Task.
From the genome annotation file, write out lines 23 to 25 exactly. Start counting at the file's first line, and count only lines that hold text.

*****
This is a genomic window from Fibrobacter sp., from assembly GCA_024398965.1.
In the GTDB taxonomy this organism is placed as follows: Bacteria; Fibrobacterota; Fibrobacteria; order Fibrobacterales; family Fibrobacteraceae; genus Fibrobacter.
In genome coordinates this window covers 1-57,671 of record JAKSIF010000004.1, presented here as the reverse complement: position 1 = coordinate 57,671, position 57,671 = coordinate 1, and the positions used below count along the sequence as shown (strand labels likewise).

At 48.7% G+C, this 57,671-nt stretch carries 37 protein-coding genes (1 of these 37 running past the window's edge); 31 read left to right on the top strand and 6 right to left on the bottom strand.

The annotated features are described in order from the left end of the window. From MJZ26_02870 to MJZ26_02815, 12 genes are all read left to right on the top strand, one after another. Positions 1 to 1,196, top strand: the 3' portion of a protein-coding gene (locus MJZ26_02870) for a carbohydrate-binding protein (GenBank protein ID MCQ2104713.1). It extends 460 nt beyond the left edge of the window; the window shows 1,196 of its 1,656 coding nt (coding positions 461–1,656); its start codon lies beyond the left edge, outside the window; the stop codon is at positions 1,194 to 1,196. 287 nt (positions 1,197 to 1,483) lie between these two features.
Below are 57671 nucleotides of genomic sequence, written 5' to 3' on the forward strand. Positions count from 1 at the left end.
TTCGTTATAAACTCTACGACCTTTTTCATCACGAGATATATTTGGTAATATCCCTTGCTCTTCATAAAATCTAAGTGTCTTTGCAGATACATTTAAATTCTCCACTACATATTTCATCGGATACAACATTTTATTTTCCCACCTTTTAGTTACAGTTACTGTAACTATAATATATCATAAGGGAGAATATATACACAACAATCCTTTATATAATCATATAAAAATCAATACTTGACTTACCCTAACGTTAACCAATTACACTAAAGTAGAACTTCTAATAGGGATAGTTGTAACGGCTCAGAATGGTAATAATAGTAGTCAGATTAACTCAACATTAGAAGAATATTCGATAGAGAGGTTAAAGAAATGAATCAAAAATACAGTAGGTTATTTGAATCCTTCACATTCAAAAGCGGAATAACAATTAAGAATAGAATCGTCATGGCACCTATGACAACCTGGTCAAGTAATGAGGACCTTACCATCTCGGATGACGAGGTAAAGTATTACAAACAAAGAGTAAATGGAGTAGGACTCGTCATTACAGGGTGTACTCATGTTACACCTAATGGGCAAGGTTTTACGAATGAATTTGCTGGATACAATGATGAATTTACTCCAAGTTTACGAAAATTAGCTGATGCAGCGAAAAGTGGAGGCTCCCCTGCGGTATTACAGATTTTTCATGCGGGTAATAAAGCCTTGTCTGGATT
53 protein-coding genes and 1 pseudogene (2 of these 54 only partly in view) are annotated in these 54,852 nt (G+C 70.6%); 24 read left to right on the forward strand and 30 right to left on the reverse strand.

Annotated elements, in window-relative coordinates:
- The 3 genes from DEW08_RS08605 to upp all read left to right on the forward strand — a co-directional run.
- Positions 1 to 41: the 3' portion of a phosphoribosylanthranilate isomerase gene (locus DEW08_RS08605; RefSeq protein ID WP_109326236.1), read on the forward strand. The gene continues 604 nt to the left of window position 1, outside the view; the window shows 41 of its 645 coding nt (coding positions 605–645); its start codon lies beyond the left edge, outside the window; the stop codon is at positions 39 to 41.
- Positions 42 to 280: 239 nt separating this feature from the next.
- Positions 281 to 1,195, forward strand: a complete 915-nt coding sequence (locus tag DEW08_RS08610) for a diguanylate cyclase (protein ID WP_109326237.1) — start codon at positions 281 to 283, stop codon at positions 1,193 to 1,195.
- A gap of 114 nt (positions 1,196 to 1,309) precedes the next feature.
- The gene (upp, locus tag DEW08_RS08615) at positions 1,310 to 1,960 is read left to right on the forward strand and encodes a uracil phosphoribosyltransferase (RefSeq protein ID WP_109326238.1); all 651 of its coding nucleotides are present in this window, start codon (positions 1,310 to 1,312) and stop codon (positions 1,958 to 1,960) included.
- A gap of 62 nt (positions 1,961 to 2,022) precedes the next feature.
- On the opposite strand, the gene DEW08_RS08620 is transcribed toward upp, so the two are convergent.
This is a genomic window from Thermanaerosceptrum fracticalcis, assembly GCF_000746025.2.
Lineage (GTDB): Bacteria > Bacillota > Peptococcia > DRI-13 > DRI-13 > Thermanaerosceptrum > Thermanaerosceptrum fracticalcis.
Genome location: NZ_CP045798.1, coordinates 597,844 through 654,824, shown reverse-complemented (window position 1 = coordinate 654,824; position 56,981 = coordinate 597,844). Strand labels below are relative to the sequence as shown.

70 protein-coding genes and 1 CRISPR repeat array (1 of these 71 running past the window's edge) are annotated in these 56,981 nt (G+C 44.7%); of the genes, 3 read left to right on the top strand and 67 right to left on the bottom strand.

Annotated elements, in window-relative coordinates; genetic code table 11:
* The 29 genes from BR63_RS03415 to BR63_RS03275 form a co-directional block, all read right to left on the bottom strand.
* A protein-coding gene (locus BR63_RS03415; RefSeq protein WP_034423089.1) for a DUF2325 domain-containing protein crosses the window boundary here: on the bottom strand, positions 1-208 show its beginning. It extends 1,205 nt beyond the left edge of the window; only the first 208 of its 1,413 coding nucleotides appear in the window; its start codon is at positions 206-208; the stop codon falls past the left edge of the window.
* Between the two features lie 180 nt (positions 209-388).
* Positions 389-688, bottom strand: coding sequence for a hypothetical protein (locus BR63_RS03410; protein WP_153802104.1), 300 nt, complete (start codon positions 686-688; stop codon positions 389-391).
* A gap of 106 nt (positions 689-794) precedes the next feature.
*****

* The 29 genes from BR63_RS03415 to BR63_RS03275 form a co-directional block, all read right to left on the bottom strand.
* A protein-coding gene (locus BR63_RS03415; RefSeq protein WP_034423089.1) for a DUF2325 domain-containing protein crosses the window boundary here: on the bottom strand, positions 1-208 show its beginning. It extends 1,205 nt beyond the left edge of the window; only the first 208 of its 1,413 coding nucleotides appear in the window; its start codon is at positions 206-208; the stop codon falls past the left edge of the window.
* Between the two features lie 180 nt (positions 209-388).